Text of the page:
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The Ever-Contracting Landscape of BigLaw

Chadbourne’s February 2017 melting into Norton Rose Fulbright continues the trend of AmLaw 100 firms dissolving or being acquired or absorbed by larger, stronger players at the rate of one every year or so since 1999, starting that year with Brobeck and since followed by other now fallen but once-titans Coudert Brothers, Rogers & Wells, Rosenman & Colin, Kronish Lieb, Brown Raysman, Thelen, Thacher Profitt, Howrey, McKee Nelson, Dreier, Heller Ehrman, Wolf Block, Dickstein Shapiro, Dewey & LeBoeuf and Bingham.   Current firm rankings thus inevitably cause BigLaw market observers to ponder which are the currently rising or waning power-players therein, which is the next to be doomed to the in-memoriam list, and which three in all likelihood before the end of this decade.  Who are the great sharks in the ocean of BigLaw and who are their likely prey?

It is no secret that not only the biggest and strongest U.S. based firms have an increasingly whetted appetite for smaller firms which will enable them to enhance their global major market presence, but their London-based competitors are particularly hungry as well (see, for example “British Firms Still Trying to Conquer New York“, and “Are we about to see more UK-US law firm mergers?”).   Law firm sharks generally first seek prey not only with compatible and ideally complimentary practice areas, profitability and billing rates, but also displaying signs of weakness.   We refer our readers to our earlier post entitled  37 Signs That Your Firm May Be Sinking for indicators as to when a firm may become an especially attractive potential acquisition candidate.

In the meantime, our smaller and weaker players are increasingly frenzied to overcome the threat of falling victim to the hunt generally by one or a combination of several means:  merger with a relative equal in stature and profitability, see, for example, “Law Firm Mergers Off To Hot Start In 2017” ; “Law Firm Merger Mania Continues in First Quarter of 2017“;  “Law Firm Mergers Keep Pace with 2015’s Record”);  so called “one-off” individual lawyer or practice group lateral acquisitions, see, for example, The Lateral Report: Moves Hit a Post-Recession High;  Lateral Love: A Near-Record Year for Lateral Hires” or developing or enhancing a special niche or other competitive advantage.  See, for example,  “5 Reasons Large Companies Are Turning To Boutique Firms“;  “Boutique Law Firms: The Future of the Legal Profession?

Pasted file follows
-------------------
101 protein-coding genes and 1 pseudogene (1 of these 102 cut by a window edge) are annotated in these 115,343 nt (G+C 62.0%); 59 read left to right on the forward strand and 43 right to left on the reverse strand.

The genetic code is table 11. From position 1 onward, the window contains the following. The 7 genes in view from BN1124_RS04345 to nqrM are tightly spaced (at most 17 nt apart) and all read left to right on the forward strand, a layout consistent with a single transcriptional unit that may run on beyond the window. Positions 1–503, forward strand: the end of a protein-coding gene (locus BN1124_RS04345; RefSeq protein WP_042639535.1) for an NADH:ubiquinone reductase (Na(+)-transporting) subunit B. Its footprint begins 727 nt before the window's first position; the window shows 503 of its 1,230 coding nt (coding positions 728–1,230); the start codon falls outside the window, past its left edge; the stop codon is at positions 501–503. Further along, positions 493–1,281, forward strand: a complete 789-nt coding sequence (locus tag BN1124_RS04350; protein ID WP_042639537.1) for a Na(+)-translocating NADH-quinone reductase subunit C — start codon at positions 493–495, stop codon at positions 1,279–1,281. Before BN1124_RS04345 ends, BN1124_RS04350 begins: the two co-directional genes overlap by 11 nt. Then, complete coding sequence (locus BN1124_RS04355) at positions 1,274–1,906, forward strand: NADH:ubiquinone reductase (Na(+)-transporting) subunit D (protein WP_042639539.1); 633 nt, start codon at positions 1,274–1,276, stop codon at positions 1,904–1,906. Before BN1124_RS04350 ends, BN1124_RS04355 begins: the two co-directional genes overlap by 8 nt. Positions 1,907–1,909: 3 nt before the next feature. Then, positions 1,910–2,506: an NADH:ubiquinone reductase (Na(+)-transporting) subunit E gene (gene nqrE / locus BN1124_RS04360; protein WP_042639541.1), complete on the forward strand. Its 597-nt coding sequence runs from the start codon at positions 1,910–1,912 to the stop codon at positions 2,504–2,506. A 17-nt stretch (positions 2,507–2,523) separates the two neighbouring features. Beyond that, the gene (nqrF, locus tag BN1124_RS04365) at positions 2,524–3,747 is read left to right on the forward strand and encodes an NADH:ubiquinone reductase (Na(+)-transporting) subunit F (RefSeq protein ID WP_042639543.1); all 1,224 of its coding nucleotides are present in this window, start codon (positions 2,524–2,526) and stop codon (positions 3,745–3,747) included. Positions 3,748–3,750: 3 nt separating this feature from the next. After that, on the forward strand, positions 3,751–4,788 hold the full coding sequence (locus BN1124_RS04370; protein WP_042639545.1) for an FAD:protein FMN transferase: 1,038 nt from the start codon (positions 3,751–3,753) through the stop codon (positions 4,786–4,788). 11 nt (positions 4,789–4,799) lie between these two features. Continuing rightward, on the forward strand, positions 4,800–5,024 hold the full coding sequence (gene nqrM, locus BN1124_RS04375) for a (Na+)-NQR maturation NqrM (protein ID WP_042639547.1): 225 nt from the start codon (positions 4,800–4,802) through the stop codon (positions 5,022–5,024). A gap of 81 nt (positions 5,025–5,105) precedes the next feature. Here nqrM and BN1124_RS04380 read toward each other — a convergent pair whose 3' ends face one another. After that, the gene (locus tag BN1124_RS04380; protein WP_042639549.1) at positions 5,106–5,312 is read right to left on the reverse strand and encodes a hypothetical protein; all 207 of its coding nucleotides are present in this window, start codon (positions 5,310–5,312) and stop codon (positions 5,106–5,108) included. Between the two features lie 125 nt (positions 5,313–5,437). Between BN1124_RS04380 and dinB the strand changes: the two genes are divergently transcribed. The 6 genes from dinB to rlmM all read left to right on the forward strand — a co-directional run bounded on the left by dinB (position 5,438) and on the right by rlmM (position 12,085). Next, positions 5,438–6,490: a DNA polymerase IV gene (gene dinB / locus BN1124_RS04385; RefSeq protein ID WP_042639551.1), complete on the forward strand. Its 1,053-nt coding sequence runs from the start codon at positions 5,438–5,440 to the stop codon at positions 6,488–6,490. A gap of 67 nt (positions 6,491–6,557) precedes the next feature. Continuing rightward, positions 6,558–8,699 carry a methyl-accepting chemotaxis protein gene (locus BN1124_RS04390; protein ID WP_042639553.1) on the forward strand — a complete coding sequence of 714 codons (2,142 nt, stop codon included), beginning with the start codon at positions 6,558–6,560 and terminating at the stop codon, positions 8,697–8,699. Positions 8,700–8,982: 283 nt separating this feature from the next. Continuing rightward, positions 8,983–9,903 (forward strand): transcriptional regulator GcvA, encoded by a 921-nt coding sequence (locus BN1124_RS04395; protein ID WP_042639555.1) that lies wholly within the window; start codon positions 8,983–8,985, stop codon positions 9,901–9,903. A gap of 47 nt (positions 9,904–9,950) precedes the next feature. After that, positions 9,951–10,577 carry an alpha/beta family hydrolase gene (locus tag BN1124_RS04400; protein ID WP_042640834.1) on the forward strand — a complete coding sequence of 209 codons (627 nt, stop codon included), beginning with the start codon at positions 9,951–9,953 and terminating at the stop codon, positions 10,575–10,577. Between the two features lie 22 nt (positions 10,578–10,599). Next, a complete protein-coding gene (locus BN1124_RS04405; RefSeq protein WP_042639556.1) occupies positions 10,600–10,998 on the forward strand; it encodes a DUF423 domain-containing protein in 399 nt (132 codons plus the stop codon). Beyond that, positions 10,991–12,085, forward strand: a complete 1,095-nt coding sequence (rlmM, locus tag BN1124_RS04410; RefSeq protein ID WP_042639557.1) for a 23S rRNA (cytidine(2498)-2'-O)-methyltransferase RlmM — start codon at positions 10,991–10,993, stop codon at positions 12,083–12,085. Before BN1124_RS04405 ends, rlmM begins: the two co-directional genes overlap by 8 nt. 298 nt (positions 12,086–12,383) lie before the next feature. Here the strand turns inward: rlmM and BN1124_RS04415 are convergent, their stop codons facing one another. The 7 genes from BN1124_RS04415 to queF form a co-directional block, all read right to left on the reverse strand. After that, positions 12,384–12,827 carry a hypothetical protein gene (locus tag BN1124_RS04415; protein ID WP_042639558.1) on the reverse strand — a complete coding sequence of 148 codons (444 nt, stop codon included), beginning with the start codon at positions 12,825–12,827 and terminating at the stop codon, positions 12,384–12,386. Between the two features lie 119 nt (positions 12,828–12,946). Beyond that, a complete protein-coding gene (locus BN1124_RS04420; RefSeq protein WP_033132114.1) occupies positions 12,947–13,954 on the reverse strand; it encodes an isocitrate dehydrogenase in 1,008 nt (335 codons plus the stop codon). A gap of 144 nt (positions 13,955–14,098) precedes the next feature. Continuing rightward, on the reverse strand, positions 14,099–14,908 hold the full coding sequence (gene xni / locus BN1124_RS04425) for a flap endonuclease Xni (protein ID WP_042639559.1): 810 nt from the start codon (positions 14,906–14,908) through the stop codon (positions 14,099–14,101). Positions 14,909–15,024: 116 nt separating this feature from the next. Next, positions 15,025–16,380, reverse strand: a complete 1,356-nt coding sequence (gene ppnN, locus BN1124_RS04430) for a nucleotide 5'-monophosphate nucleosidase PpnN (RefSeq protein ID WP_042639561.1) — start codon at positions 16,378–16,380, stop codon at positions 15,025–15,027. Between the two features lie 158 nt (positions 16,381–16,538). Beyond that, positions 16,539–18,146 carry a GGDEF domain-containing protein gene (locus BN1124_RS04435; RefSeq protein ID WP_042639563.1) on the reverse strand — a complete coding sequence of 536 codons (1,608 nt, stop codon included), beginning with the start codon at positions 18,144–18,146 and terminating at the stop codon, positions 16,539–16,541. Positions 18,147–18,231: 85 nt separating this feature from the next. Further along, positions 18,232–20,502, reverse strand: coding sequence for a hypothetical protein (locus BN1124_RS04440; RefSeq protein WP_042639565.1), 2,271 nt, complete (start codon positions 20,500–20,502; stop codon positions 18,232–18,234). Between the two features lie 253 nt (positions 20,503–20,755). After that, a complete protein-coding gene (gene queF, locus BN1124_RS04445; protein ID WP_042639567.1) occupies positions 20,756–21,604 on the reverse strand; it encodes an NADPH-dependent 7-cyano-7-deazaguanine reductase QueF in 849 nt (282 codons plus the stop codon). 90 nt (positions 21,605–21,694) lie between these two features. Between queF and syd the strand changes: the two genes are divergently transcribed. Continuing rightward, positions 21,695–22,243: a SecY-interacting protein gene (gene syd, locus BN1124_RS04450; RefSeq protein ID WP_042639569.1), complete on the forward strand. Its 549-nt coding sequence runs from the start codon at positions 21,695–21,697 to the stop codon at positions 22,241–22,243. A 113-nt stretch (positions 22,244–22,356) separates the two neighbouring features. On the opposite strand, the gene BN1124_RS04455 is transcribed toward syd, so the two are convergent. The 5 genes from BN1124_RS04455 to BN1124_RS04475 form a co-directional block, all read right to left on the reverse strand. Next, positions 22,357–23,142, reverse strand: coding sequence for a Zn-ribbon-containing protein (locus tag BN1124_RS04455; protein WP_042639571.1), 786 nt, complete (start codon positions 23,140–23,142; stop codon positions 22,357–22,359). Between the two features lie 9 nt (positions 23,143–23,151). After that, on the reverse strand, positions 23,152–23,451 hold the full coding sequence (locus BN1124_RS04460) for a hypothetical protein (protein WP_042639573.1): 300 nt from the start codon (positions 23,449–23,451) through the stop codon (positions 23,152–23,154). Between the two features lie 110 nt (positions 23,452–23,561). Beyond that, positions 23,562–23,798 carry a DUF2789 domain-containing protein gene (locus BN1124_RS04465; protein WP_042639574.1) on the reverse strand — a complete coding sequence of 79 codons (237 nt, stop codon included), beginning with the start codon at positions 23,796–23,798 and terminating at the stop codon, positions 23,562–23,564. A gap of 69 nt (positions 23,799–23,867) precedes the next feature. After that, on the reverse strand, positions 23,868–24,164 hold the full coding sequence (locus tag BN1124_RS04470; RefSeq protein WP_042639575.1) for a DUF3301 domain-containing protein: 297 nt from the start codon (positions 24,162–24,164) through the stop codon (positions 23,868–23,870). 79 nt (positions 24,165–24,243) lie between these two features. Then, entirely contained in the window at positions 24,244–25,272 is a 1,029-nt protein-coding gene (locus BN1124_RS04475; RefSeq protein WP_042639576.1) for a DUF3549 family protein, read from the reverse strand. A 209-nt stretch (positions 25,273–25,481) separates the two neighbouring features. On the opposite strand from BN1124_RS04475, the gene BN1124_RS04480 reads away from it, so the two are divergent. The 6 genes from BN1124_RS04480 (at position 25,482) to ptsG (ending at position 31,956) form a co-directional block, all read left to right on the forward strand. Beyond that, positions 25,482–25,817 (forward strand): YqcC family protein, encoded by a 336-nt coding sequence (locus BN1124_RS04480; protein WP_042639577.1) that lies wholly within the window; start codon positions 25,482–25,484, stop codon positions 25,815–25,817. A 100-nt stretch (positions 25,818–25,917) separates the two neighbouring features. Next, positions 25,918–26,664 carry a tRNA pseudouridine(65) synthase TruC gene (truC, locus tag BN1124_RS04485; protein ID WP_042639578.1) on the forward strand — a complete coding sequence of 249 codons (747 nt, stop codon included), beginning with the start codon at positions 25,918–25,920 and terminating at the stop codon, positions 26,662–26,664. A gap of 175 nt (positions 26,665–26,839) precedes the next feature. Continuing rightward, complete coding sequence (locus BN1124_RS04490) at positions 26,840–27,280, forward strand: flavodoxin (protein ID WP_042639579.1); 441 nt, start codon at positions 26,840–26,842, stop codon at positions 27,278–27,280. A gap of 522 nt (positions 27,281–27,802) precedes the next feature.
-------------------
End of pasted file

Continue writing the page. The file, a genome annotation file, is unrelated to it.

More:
In short, in the ever-increasingly treacherous ocean of BigLaw, it’s now more than ever be or be eaten.  Our consultants at Hanover Legal remain on call to assist all our clients in assessing how not only to survive, but grow faster, more efficient and thrive.

Fourth Quarter 2015 Prognosis

With Labor Day firmly behind us and the summer of 2015 wistfully fading into our memories, now is an opportune time for Hanover Legal to offer a look back into some key BigLaw events over the last few months and a glimpse forward into the trajectory of our collective ice-breaker as we head into fiscal year 2016.

We commence here with a sobering reminder that the waters in which we sail remain perilous as we recall the late 2014 demise of our once venerable Bingham McCutcheon, following into the murky graveyard beneath the waters which we continue to navigate deceased stalwarts such as Dewey & LeBoeuf, Wolf Block, Howrey, Thacher Proffitt, Heller Ehrman, McKee Nelson, Thelen and Dreier — continuing, since the demise of Brobeck in 1999, the rate of one major firm fatality every year-and-a-half.  If this pattern continues, which all observations and logic would dictate, another major firm will collapse within the next twelve months or so, one major firm New York managing partner recently sharing with us his own perception of many of the now highest ranking firms on the infamous Am-Flawed ranking charts as merely “houses of cards.”  While many leading media outlets attempt to predict the identity of our next casualty by pursuing superficial criteria such as mere numbers of lateral departures and take every opportunity to add fuel to the fire of anxiety by correlating such numbers to levels of financial distress, the sad general perception is that most of our remaining major firms continue to hold their cards tightly to their chests, inflating revenue and profitability numbers in order to enhance the impression of health and stability wherever possible, only increasing the need for careful due diligence of a firm’s financial health when any player may be seeking a merger partner or contemplating a lateral move.  To be sure, the ongoing saga of the collapse of Dewey & Leboeuf and criminal trial of its former Chairman and top financial officers for inflating financial figures and misrepresenting the firm’s financial state with the goal of retaining and attracting top rainmakers and securing loans is only our most egregious public example of this disturbing phenomenon.